11

Ooh, this is one of my favorite lessons! I don't introduce package private and protected in the same lesson as private and public, because there are 3 principles that I want them to absorb that ultimately motivate the entire system. My lesson introduces a few more ideas than just permissions (it's really how I get started with Ojects), but the key ideas of ...


10

I've got to jump in here and talk about my experience having to help a former boss understand why the project he wanted to do wasn't possible in the time available. It came down to incompatible data types and he just couldn't see why I couldn't convert from one to the other (he wanted to do real-time motion capture using an XBox Kinect to animate a 3D mesh ...


10

A related (rhetorical) question: Should C students be taught the [machine language] idea of reusing a pointer as a CPU instruction if the value happens to line up? The speaker in a Functional Programming talk I recently saw discussed part of the history of programming languages, and the opinion seriously held by some at one time that assembly language was ...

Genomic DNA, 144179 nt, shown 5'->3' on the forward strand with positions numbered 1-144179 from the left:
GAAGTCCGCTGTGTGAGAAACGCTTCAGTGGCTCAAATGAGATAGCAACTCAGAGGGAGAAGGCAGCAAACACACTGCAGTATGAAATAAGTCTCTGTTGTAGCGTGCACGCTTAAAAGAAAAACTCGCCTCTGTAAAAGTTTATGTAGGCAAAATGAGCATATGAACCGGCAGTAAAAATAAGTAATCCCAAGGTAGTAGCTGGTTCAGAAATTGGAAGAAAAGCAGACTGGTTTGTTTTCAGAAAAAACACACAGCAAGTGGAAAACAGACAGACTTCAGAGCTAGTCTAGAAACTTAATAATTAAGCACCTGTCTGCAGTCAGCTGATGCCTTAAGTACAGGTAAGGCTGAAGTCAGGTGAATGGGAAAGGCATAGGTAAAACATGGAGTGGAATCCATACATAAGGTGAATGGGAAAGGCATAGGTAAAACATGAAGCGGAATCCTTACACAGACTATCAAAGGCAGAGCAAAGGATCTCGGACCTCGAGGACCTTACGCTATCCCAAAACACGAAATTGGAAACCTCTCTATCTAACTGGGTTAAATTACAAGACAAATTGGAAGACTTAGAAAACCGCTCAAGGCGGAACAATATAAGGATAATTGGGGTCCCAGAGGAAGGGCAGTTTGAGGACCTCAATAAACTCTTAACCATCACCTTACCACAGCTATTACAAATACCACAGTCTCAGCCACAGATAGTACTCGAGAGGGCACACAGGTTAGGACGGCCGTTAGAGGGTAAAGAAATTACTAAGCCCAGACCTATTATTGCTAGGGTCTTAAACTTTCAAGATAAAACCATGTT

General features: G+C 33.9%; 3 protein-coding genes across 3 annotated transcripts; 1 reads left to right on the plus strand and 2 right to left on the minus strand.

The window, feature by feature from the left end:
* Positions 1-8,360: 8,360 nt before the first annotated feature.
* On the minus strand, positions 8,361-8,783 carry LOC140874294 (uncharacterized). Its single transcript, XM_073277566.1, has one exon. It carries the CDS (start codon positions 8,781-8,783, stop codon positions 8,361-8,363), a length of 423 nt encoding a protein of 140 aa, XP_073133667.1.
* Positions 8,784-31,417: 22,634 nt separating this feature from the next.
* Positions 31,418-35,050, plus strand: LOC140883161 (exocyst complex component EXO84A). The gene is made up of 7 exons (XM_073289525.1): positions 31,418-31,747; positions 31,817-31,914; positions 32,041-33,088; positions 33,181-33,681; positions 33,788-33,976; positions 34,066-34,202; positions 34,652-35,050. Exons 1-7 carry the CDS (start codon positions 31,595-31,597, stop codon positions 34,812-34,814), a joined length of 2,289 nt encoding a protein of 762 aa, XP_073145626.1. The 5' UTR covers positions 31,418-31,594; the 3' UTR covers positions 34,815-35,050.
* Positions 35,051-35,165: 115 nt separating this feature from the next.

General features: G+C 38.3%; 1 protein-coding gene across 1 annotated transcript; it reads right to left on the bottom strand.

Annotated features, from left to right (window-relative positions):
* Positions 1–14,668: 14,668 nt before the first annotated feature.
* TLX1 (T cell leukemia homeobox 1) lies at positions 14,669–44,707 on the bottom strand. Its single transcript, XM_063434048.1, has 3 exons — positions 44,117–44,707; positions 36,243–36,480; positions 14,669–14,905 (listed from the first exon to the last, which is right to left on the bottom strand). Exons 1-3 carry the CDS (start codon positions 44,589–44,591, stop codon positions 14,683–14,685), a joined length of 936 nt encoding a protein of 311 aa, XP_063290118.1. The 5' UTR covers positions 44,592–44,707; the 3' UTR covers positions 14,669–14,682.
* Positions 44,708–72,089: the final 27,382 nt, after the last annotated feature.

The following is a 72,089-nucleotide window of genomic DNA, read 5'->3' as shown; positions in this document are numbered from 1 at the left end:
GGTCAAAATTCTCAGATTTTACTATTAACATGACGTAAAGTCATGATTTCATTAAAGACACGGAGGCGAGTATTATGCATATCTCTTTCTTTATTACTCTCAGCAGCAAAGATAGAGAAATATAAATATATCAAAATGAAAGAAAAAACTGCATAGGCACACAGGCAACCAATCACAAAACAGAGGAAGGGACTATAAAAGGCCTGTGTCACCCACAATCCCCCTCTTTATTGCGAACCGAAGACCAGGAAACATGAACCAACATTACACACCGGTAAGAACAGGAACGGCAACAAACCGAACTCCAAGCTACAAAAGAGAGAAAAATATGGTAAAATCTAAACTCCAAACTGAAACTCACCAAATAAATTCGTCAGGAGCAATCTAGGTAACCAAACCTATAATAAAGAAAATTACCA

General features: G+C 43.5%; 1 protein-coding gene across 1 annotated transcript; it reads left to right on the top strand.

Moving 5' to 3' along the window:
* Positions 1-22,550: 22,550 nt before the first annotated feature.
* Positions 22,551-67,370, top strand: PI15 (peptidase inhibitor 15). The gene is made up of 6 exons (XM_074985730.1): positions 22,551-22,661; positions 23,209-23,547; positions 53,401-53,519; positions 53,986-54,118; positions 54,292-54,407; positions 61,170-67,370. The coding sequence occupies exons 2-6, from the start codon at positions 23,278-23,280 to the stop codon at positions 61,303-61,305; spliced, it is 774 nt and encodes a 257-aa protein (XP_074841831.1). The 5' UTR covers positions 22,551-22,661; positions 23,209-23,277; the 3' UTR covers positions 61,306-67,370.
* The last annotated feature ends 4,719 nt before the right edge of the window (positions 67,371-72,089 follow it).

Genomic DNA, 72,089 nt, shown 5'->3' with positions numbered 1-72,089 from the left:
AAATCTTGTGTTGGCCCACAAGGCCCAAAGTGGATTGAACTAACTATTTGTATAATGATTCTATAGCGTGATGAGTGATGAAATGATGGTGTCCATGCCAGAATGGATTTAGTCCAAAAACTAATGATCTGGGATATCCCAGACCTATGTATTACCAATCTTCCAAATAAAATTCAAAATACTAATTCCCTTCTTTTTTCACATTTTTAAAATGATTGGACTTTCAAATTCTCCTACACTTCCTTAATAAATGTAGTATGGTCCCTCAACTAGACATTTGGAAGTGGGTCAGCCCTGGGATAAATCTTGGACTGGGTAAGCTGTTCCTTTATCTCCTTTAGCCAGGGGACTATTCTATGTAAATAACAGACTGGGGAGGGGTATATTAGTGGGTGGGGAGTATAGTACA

10

I've got one that might help, modified/simplified from an actual problem I had to solve at my current job. Imagine you're writing a Content Management system - this system will store four types of documents (and the Meta/Index information for them) PDFs (who created, description, file size) Word documents (who created, description, file size) Pictures (who ...


9

As someone who learned to program with ruby, I think that the concept of how a reference to an object works under the hood is vital. Having the knowledge that "under the hood" my variables may be represented as pointers to values makes certain things much easier to understand. For example, in ruby: a = Object.new b = a.clone c = a c == b #=> false c == a ...